Professor Jianhong Liu is a Professor at University of Macau. He is the winner of 2016 American Society of Criminology's "Freda Adler Distinguished Scholar Award". Prof Liu is the author, editor-in-chief, or co-editor of about 30 books. He has published 100 papers including journal articles and book chapters. He is currently the elected President of the Scientific Commission of the International Society for Criminology (since 2014), the chairman of the General Assembly of the Asian Criminological Society (2016-), and a member of the steering committee of Campbell Collaboration's Crime and Justice Group (since 2009). Professor Liu was the Founding President of Asian Criminological Society (from 2009 to 2015). He is also the editor-in-chief of the Asian Journal of Criminology< (Springer Publishing), the editor of "Springer Series on Asian Criminology & Criminal Justice Research", and a member of the editorial boards of more than 20 international academic journals, including British Journal of Criminology. Max Travers is a senior lecturer in the School of Social Sciences at the University of Tasmania. Max qualified as a solicitor in the United Kingdom in 1988, before completing a PhD in sociology at the University of Manchester. He lectured in sociology and criminology at the University of Plymouth, and Buckinghamshire New University, before moving to the University of Tasmania in 2003. His doctoral research, published as The Reality of Law (1997), was an ethnomethodological investigation into the practical work of defence lawyers. He has published studies about the work of judicial officers in immigration appeals tribunals and children's courts, and is currently researching bail decision making. He has written textbooks on qualitative research methods and sociology of law, and a monograph about the rise of quality assurance as a new form of regulation. Lennon Y.C. Chang is a lecturer in Criminology in the School of Social Sciences at Monash University. Dr. Chang is interested in researching crime and governance of cyberspace - cybercrime, cyber terrorism and cyber warfare. He is particularly interested in the regulation and governance of cyberspace in the Asia-Pacific region. His book Cybercrime in the Greater China Region: Regulatory Responses and Crime Prevention (Edward Elgar, 2012) is about the nature and range of responses to cybercrime between China and Taiwan. His professional interest in China continues and he is currently researching on-line vigilantism in China. He was also undertaking research into cybercrime and cyber-deviance among Hong Kong juveniles. Dr. Chang was awarded his PhD by the Australian National University. He has a Masters in Criminology and Bachelor in Law degrees from National Taipei University, Taiwan.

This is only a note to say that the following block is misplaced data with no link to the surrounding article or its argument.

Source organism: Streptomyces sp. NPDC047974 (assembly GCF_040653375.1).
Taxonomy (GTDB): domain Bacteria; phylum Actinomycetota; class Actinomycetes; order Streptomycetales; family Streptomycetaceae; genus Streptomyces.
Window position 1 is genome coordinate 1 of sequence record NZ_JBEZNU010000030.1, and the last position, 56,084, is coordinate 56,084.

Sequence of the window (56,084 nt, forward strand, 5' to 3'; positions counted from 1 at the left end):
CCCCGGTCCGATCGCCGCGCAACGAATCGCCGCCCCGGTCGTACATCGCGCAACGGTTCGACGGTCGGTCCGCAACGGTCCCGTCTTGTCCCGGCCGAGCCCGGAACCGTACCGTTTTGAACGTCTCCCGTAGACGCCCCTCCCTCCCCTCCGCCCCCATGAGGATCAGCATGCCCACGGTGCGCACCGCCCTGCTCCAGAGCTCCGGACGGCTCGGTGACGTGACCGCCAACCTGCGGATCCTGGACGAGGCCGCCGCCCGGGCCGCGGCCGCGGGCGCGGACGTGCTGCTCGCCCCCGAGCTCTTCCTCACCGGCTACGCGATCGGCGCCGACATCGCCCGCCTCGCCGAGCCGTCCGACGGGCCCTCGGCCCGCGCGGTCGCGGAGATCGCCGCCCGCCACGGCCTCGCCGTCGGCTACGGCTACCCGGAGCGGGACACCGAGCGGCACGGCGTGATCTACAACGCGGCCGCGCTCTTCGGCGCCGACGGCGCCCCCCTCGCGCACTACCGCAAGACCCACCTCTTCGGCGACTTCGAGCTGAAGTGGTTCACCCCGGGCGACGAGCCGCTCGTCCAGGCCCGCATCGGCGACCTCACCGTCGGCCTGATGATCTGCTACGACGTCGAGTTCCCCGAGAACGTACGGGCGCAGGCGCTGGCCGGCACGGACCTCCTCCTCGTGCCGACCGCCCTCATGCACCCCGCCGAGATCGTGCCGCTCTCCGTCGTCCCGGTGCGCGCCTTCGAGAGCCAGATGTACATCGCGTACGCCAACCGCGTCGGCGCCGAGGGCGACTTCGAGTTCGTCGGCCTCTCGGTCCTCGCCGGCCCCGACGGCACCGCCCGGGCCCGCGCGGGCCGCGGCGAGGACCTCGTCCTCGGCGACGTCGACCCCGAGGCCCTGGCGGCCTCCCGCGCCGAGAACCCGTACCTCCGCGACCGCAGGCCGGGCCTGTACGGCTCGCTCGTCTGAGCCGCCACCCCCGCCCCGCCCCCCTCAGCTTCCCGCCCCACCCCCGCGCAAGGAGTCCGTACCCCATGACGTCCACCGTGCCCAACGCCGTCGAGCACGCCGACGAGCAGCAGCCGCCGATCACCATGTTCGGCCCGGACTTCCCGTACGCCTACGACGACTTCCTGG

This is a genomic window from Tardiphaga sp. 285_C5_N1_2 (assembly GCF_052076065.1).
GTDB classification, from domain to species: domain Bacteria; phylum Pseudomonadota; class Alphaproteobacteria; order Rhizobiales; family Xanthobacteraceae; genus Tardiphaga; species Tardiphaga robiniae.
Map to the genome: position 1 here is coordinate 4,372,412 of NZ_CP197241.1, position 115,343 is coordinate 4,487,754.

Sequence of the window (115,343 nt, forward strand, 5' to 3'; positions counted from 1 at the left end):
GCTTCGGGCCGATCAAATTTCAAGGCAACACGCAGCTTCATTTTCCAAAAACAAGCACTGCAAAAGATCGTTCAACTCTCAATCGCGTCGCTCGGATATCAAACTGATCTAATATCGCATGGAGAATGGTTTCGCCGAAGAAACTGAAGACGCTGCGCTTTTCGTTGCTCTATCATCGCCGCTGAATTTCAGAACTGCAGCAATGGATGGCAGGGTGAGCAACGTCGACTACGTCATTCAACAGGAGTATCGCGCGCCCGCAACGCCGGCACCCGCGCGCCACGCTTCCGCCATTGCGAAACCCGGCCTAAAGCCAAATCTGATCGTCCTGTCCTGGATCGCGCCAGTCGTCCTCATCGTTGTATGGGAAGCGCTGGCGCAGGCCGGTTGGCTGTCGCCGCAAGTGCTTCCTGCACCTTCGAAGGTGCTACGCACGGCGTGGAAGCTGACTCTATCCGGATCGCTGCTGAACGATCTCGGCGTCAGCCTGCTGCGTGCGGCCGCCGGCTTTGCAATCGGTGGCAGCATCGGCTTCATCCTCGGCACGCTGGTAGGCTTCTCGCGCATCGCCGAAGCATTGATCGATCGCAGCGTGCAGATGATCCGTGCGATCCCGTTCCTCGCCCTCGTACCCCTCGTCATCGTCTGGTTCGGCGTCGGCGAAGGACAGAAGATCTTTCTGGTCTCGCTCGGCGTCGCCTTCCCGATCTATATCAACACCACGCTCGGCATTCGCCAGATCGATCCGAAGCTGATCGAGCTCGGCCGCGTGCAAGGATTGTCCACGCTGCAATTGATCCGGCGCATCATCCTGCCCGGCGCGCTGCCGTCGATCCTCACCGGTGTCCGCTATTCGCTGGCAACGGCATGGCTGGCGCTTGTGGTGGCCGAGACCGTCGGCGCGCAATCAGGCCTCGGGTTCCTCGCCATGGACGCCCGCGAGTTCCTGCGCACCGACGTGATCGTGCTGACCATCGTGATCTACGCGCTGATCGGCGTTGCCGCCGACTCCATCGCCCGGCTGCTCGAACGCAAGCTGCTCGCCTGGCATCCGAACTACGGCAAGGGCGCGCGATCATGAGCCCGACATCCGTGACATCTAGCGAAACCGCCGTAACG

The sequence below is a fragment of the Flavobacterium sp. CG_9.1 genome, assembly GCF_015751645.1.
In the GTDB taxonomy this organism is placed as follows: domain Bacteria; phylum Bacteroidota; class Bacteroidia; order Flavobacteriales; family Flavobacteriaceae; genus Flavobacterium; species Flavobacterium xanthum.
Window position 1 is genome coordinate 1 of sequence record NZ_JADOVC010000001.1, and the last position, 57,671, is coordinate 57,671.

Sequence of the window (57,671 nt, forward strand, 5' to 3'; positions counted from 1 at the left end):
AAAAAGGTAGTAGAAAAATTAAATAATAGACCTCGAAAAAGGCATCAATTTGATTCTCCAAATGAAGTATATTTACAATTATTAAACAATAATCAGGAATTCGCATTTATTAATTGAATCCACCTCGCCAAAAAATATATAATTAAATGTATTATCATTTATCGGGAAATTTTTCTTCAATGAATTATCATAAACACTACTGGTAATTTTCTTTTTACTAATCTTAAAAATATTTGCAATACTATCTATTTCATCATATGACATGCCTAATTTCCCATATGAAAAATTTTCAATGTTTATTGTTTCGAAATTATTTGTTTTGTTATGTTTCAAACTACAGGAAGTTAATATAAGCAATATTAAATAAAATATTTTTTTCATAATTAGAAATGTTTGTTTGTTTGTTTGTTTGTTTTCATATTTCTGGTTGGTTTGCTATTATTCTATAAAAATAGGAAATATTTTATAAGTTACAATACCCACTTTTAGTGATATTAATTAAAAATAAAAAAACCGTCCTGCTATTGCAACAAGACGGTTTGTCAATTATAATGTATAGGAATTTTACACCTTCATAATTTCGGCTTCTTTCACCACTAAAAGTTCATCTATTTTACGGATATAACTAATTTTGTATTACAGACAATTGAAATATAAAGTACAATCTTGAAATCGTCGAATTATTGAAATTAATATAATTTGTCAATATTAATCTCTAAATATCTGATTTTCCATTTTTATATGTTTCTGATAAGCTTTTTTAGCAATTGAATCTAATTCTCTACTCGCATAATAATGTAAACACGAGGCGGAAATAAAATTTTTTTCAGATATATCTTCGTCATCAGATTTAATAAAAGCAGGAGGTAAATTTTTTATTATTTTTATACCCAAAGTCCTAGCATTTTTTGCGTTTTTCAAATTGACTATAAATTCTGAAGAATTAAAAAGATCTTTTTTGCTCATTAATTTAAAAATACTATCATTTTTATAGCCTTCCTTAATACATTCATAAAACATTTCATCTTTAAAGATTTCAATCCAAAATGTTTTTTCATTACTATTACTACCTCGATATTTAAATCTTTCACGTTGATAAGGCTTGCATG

1. Introduction.- Part I - Why compare? Asian countries, the West and comparative criminology.- Introduction to Part I.- 2. The new Asian paradigm: A relational approach.- 3. Asian values, crime and social change.- 4. Comparative empirical co-ordinates and the dynamics of criminal justice in China and the West.- 5. Asian criminology and southern epistemologies.- Part II - Quantitative comparisons.- Introduction to Part II.- 6. When West meets East: Generalizing theory and expanding the conceptual toolkit of criminology.- 7. Korean criminology: Juvenile delinquency and self-control theory.- Part III - Interpretive questions.- Introduction to Part III.- 8. Lost in translation: Doing (and not doing) ethnographic research in village India.- 9. Young offenders' views of desistance in Japan: A comparison with Scotland.- Part IV - Making comparisons.- Introduction to Part IV.- 10.
Cybercrime and cyber security in ASEAN.- 11.Restorative justice: East and West.- 12. Singapore and Thailand: Explaining differences in death penalty clemency.- 13. Reflecting on comparison: A view from Asia.